Ban transfer fees in professional soccer (football)?

A very interesting piece in the telegraph today where Rory Smith argues that it is time to abolish the transfer fee. This passage of the article had particular resonance, mainly because it smelled like there was some economics present:

In what other sphere do companies have to pay other companies to recruit their staff?

There would be some logic to it if it was a figure reflective of the time left on a player’s contract, the wages they were due to earn, the potential loss to the club, that sort of thing. But an arbitrary sum plucked from an oligarch’s imagination? An amount a local baker decides he desires for a teenager with a season’s mediocrity under his belt? Nonsense. Victorian nonsense. It’s people trafficking in Baby Bentleys. It’s a Roman slave market.

He seems to be saying that transfer fees represent some form of barrier to switching. While transfer fees are higher for better players, and lower when contracts have less time to run (i.e. Liverpool paying  more for Stuart Downing then Manchester United paid for Ashley Young, primarily because Ashley Young only had a year remaining on his contract), I can see some logic to what Rory is getting at. If we abolished transfer fees, then players would presumably still move to where they are most valued by virtue of the wages they would be offered?

What are your thoughts…are transfer fees a historical relic or is there an efficiency justification hiding in there somewhere?

  • I’m confused: are you saying that freedom of contracting is inefficient and we shouldn’t allow people to agree a sum for breaking contracts?!

    • I’m not saying anything, I just posed a question:P

      I just find it interesting that soccer is different from any other job and am interested in people’s thoughts as to why.

      • Is it different from other jobs? If you’re on a fixed-term contract with your employer and decide to leave halfway because of a better offer by one of their competitors might they object? Well, if you’re valuable enough to the firm then certainly. A more common remedy for a breach than monetary compensation might be specific performance but there are cases of compensation. Just look at ‘golden handshakes’ for an example of compensation for a unilateral breach of contract.

        The difference may be that most employees are easy enough to replace that it isn’t worth the effort to haggle for compensation.

        • I can give notice at my job and then go work for a competitor, a football player can’t. That’s where I see a difference.

          Maybe good footballers players being relatively scarce explains the difference.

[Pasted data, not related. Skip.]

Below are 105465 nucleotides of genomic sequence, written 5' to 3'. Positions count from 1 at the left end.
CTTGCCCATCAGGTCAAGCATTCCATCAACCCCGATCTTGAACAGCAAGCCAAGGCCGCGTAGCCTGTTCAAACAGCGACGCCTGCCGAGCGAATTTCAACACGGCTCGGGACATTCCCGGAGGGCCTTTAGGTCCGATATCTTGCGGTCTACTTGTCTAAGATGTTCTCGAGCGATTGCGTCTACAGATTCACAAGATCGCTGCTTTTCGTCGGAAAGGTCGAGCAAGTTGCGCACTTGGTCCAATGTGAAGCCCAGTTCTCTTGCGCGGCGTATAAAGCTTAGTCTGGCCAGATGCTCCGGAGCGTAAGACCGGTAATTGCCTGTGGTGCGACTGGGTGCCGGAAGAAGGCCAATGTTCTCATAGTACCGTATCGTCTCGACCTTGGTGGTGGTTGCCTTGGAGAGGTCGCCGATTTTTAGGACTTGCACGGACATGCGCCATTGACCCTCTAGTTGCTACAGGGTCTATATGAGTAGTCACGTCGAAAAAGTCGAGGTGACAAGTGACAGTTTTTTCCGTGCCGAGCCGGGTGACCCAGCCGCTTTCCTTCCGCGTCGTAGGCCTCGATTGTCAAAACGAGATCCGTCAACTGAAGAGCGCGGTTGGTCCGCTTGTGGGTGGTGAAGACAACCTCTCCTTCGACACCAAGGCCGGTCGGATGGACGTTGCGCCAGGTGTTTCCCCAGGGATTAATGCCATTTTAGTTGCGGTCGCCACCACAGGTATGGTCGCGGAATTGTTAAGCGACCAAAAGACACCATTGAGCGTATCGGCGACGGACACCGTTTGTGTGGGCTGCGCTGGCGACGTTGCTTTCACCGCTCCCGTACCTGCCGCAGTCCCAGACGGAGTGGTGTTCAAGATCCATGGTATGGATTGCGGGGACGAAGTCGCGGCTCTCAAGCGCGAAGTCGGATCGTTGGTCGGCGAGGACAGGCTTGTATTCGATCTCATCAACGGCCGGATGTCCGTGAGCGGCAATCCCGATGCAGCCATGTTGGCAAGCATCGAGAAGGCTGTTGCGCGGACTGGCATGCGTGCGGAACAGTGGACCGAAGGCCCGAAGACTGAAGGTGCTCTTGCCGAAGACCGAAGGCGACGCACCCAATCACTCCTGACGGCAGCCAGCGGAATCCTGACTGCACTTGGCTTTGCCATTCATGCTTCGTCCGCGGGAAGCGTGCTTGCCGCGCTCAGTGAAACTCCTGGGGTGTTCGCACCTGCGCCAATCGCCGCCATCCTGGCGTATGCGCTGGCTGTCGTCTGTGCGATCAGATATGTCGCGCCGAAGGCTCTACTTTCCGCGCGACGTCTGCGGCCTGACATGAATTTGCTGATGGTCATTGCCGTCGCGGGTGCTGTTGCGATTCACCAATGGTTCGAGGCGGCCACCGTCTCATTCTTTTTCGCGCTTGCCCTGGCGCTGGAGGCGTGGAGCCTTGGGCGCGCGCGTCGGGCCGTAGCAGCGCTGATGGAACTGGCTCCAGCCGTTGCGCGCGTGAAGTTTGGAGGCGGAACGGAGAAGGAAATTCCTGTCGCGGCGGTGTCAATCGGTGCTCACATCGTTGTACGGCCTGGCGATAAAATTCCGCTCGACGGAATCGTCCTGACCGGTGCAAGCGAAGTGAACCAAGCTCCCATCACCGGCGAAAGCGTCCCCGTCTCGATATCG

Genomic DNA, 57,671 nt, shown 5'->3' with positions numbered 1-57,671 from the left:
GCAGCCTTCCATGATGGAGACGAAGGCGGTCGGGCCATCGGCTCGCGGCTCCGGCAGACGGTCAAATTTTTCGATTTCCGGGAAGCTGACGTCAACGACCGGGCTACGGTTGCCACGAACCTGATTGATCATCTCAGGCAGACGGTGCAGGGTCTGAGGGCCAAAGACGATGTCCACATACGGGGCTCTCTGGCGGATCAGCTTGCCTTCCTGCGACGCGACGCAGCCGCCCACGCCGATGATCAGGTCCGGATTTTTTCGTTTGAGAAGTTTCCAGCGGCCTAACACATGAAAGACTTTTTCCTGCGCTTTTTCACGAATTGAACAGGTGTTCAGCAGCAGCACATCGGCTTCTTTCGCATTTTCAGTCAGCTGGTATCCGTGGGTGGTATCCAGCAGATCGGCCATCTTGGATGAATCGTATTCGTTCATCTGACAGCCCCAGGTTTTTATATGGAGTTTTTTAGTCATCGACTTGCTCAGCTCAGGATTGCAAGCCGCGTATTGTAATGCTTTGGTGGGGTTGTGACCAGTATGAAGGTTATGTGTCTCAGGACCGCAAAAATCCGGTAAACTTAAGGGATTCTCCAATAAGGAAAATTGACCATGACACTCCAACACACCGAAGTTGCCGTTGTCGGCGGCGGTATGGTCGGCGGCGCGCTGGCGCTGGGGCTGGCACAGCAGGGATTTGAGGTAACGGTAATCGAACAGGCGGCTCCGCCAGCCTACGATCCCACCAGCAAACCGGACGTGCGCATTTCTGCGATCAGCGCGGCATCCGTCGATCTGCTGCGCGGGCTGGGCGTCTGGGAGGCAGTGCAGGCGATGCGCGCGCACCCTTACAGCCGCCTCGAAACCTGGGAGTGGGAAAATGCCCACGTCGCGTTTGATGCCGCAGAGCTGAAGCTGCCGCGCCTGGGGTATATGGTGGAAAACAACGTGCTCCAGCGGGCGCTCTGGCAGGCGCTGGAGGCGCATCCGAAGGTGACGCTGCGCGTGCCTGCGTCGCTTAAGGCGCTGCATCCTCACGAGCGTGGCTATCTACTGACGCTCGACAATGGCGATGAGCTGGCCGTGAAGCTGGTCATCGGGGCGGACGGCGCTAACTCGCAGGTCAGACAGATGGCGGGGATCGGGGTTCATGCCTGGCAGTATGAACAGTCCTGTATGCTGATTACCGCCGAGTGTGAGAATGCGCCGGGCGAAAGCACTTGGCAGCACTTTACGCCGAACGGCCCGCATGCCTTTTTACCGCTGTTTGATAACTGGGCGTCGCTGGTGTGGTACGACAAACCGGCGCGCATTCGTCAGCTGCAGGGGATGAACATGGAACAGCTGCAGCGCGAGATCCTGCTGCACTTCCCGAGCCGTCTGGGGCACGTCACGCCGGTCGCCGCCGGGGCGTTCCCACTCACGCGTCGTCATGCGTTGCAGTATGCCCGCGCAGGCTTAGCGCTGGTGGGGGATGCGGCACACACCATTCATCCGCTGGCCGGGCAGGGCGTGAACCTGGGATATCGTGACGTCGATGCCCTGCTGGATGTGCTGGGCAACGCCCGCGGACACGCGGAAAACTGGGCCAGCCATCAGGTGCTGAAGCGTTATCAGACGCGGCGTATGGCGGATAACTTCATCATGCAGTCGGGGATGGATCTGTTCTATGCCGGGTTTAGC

• Do you work on a fixed-term, fixed-fee contract, though?

        • Nope.

          So you think the defining feature is that soccer players are on fixed term contracts?

        • Yes. You’re not breaching your employment contract when you give notice but they are. Because you’re not breaching it you’re not liable to your employer but they would be.

          As a test, do transfer fees get paid when a contract comes to a close and the player then signs with another club? I’d guess not because then there’s no breach and no liability. 

        • That’s all fine, and I accept that when you breach a contract the other party should be made whole.

          But that’s not really getting at the issue I think I am interested in, which is why do we have that legal form of contract for soccer players in the first place? And what would the world look like if soccer players weren’t on fixed term contracts but had to give e.g. a seasons notice?

        • Does this help?

        • tl;dr I’m off to the pub then the airport:)

      • Training and investment?  A lot of the players form comes from training.  A football club may only be only willing to invest in this way if they can peg someone to a contract for a number of years – and so they agree on that.  This would be consistent with the fact that the contracts of younger players are for longer periods of time.

        I also have to add the fact that players could just move around constantly if they weren’t pegged to a contract for at least a season.

        • For young players at least compensation has to be paid for training when they move.

          And for established players, if clubs don’t train they play crap and don’t win stuff, so they still have the incentive to train.

          I guess you could characterise the costs of developing players as sunk, which may give a dynamic efficiency reason for recovering them through transfer fees.

  • Do players take a slice of the booty when a transfer free is paid? I recall reading somewhere that some do.

    If so this would certainly change the economics of a deal.  

    • Generally no as far as I understand, though I don’t claim to be an expert! Often there will be sell on fees to a player’s previous club, so some of the fee is passed on to another club.